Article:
||Performance of a High-Velocity Pulse-Jet Filter, III.
Leith, David ;
Ellenbecker, Michael J. ;
First, Melvin W. ;
||Harvard School of Public Health, Boston, MA.;Industrial Environmental Research Lab., Research Triangle Park, NC.
Air pollution control equipment ;
Air filters ;
Performance evaluation ;
Dust collectors ;
Fly ash ;
Pulse jet filters ;
||Some EPA libraries have a fiche copy filed under the call number shown.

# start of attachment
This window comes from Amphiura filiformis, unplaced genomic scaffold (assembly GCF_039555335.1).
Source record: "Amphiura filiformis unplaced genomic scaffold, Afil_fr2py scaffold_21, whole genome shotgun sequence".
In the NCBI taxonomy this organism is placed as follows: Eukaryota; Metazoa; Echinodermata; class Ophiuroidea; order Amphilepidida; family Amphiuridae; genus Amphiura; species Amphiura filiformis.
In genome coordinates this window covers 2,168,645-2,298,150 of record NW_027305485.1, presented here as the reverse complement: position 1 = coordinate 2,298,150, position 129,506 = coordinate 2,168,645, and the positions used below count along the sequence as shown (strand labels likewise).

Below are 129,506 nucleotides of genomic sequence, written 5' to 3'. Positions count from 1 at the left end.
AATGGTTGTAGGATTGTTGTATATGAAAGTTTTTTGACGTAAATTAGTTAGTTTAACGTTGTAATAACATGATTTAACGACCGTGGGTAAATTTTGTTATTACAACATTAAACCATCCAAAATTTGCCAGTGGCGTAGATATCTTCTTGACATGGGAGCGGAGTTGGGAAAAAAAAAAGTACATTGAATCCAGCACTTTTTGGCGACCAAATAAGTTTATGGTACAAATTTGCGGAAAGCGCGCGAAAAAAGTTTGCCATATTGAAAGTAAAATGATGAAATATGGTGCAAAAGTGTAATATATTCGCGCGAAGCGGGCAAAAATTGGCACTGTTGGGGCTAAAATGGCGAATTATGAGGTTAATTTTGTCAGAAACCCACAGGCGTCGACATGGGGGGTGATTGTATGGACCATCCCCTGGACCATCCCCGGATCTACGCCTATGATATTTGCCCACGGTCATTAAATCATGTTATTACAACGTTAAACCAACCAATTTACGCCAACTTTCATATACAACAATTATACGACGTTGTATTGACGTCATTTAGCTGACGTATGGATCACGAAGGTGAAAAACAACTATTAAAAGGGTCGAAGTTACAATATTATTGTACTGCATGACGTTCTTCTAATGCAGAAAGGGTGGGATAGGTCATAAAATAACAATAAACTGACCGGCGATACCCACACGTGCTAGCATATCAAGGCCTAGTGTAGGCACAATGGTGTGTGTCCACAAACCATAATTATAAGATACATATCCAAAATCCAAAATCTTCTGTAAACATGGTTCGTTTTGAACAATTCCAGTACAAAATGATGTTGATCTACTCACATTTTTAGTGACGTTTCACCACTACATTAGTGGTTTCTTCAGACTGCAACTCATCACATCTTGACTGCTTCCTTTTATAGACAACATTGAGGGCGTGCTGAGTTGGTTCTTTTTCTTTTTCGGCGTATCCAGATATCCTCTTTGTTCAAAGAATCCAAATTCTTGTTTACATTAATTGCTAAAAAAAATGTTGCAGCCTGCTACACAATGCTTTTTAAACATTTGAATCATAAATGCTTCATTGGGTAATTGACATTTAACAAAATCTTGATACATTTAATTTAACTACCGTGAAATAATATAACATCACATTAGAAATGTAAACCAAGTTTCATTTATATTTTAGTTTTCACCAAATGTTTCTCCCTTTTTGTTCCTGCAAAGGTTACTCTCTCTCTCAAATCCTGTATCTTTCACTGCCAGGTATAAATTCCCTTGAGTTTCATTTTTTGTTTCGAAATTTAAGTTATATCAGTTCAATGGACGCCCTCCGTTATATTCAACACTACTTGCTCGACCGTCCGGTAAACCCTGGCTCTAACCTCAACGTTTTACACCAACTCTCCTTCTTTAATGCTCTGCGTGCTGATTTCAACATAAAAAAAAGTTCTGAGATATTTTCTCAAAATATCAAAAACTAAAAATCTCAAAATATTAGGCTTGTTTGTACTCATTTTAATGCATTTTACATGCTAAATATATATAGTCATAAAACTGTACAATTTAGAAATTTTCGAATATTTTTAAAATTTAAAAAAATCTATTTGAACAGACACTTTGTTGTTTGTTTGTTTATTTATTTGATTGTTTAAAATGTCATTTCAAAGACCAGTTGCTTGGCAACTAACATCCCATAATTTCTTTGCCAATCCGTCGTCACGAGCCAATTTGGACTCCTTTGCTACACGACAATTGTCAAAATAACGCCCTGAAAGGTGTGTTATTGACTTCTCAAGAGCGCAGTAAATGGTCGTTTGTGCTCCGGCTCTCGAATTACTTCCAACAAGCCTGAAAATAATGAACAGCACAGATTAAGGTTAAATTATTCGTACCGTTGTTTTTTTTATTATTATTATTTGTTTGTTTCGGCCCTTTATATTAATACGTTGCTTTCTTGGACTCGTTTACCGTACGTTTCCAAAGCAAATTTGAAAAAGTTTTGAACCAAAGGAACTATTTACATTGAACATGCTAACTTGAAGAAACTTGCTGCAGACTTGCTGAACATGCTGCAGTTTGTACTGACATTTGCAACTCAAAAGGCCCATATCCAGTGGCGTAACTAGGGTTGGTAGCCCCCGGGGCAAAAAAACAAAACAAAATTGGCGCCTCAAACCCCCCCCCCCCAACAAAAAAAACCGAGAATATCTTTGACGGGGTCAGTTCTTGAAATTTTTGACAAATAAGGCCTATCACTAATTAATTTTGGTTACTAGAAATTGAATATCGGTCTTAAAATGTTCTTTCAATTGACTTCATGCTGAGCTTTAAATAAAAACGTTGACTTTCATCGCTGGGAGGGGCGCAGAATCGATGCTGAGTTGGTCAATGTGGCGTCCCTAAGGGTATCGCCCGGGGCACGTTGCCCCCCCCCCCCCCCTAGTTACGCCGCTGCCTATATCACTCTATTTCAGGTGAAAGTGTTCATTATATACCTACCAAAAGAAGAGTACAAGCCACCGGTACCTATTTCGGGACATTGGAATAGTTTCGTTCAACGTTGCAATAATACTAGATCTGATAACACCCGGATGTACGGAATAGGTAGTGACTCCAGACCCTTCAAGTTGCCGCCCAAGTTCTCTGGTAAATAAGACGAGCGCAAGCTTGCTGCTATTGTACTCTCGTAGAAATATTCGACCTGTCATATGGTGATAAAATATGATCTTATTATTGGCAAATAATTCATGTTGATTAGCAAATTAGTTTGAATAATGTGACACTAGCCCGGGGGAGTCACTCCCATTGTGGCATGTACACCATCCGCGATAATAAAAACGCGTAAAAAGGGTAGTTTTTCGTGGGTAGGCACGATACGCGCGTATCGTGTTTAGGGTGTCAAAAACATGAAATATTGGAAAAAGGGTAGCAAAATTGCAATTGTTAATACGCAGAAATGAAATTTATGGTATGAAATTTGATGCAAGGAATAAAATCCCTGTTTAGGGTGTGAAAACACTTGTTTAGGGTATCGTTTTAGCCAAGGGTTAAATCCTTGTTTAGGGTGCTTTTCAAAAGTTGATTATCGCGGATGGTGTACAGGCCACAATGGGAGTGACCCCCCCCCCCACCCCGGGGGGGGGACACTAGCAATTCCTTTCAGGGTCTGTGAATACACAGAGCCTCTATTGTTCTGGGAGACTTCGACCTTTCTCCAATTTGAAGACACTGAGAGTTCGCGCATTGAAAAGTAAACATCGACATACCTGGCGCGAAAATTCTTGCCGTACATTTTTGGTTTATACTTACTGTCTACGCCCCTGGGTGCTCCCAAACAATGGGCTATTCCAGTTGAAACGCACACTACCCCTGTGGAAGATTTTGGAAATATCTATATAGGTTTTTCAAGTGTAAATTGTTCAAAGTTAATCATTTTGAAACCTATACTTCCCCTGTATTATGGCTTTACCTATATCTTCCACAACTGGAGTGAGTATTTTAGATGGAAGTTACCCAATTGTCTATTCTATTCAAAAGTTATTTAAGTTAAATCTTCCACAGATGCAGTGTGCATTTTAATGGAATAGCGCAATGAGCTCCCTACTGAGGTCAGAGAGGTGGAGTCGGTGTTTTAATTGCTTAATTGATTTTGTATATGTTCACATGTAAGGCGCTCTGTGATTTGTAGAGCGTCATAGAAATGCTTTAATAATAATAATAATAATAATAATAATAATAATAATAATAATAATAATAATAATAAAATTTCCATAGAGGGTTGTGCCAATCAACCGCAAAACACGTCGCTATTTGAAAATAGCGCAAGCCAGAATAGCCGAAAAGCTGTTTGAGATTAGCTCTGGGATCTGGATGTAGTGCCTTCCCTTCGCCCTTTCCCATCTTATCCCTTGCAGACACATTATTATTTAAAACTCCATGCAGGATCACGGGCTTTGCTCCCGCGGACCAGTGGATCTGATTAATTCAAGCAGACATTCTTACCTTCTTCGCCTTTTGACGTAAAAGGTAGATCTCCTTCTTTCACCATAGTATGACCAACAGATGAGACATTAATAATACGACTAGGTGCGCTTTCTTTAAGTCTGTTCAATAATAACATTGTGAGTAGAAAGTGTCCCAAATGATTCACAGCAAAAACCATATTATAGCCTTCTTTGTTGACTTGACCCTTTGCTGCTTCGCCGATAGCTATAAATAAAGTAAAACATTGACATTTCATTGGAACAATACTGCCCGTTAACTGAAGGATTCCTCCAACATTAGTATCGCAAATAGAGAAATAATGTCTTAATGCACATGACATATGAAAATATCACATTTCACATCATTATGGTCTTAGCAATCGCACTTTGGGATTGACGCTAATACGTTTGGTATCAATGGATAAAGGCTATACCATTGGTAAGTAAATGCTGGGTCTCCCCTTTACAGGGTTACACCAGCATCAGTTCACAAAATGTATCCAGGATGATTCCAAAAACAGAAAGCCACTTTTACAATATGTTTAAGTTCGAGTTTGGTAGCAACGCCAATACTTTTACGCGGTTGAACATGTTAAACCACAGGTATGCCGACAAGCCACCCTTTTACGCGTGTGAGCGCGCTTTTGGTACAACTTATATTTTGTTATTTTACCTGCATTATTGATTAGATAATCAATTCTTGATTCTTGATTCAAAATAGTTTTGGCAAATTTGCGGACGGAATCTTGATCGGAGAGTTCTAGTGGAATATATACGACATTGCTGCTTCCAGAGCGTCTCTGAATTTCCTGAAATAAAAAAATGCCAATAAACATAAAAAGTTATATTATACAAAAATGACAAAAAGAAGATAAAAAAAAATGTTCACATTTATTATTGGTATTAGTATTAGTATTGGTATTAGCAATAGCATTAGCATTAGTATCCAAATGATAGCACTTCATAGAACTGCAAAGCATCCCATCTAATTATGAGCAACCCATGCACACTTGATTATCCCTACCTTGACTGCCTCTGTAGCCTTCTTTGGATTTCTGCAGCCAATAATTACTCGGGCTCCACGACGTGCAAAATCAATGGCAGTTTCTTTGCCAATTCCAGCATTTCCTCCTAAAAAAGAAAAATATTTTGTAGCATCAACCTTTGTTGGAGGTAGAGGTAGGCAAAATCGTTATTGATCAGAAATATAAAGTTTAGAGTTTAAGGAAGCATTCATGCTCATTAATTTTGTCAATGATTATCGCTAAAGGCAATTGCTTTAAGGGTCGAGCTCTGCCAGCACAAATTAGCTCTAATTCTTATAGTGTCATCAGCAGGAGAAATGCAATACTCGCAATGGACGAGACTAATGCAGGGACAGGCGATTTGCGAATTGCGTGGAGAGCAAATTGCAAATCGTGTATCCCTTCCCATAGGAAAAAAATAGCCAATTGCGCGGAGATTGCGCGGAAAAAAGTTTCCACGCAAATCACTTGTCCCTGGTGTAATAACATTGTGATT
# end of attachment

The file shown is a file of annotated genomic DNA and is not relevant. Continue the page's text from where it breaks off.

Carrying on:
The report gives results of a continuing study of the performance of a high-velocity pulse-jet filter. Such filtration has distinct advantages over low-velocity filtration in that the equipment required to clean a gas stream is reduced in size and initial cost as filtration velocity increases. Although high filtration velocity brings on a number of problems, some of them can be dealt with using the information in this report. The study indicates that penetration by particle collection and subsequent seepage (not straight-through penetration) is the primary mechanism by which penetration occurs. A model is presented which encompasses both mechanisms. The model was useful in showing the general trends that should occur with changes in filter operating conditions, but additional information is required to test its ability to predict penetration. Tests were designed to measure the actual fraction of fly ash removed from a polyester felt under typical pulse-jet conditions. Test results showed that failure to remove dust with the cleaning pulse, as well as redisposition, contributed to high pressure drop in pulse-jet filters with nonwoven fabrics.